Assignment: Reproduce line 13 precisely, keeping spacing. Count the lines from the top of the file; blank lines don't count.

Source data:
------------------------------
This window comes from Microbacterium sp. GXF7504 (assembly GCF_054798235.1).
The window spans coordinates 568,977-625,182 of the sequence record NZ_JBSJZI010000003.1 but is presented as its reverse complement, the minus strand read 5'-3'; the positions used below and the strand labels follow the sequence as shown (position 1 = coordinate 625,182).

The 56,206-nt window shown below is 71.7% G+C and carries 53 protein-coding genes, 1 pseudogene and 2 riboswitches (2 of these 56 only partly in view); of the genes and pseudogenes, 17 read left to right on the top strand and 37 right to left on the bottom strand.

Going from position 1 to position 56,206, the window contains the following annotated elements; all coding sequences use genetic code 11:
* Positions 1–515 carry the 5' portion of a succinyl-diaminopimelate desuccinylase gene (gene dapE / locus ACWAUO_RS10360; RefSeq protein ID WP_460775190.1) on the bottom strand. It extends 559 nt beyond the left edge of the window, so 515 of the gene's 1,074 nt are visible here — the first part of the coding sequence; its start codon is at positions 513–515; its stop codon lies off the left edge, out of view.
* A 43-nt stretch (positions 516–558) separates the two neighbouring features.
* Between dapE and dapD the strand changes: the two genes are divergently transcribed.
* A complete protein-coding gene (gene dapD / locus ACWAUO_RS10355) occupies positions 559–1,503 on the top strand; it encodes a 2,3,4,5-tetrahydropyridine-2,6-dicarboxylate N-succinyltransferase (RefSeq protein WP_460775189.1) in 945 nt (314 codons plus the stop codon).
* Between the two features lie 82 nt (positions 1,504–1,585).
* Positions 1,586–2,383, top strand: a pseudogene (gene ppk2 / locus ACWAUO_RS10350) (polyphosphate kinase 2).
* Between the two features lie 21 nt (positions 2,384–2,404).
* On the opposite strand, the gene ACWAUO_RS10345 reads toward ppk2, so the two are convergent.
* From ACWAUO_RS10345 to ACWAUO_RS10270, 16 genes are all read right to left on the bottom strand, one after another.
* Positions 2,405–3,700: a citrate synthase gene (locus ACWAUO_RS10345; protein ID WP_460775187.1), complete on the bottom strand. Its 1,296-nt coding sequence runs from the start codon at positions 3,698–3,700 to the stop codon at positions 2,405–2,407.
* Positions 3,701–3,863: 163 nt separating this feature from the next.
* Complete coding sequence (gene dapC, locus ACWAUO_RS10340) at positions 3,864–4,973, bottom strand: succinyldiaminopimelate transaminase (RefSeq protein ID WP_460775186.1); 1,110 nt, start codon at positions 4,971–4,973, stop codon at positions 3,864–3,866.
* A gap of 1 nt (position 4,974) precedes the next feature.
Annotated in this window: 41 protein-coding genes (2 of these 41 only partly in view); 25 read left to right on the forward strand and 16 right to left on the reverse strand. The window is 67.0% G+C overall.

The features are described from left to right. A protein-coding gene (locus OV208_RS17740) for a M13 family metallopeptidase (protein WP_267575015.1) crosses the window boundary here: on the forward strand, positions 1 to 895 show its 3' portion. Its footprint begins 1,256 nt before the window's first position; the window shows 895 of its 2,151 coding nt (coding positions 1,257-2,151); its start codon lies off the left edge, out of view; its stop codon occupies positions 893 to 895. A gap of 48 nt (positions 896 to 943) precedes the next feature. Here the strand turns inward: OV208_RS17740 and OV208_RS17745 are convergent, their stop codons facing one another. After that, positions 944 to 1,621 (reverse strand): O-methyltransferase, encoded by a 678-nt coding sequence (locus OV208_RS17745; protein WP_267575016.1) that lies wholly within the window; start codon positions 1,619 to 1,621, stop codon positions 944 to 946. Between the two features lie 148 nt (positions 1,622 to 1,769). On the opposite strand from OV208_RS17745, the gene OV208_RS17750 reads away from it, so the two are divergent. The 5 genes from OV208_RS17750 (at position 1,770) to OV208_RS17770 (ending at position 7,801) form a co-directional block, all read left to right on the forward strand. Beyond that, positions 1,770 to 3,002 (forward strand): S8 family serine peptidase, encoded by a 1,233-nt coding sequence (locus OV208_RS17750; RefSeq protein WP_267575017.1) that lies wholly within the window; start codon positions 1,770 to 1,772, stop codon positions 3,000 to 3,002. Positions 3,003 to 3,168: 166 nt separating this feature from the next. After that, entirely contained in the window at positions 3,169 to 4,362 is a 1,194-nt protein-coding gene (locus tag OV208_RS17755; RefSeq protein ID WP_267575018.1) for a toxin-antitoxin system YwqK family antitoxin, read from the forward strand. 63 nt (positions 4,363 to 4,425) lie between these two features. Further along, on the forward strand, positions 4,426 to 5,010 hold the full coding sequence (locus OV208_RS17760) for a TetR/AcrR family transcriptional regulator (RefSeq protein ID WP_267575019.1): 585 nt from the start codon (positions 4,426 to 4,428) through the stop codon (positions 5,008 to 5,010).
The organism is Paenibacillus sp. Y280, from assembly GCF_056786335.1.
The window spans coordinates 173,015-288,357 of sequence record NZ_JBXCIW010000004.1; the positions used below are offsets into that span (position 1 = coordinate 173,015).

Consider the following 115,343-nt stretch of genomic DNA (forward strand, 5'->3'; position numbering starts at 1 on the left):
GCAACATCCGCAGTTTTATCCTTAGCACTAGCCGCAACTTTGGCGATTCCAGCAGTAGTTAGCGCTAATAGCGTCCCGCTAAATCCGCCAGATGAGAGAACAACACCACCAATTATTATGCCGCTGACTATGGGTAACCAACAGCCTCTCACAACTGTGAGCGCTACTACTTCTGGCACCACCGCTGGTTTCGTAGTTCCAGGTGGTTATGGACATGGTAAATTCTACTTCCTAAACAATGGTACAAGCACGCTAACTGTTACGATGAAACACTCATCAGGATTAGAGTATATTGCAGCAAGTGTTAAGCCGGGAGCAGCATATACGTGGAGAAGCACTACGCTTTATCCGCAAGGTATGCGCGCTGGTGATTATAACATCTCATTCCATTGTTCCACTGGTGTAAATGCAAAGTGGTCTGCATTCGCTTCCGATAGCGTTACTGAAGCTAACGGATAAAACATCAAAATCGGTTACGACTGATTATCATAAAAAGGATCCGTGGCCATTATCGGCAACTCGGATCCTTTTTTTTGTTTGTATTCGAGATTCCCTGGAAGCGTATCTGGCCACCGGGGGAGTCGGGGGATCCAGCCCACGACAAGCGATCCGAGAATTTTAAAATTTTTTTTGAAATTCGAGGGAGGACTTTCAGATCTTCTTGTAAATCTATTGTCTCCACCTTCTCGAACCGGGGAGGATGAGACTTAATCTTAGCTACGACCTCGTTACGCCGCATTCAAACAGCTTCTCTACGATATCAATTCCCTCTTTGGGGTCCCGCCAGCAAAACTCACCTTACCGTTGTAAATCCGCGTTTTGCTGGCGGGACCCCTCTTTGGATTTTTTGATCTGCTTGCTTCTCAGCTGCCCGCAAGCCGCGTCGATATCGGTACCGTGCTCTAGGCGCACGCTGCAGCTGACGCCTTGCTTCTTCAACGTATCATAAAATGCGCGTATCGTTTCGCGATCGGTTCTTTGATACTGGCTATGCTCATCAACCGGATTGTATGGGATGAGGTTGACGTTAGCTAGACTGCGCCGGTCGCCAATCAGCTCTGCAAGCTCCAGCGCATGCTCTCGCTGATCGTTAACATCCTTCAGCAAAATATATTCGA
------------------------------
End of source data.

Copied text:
* From ACWAUO_RS10345 to ACWAUO_RS10270, 16 genes are all read right to left on the bottom strand, one after another.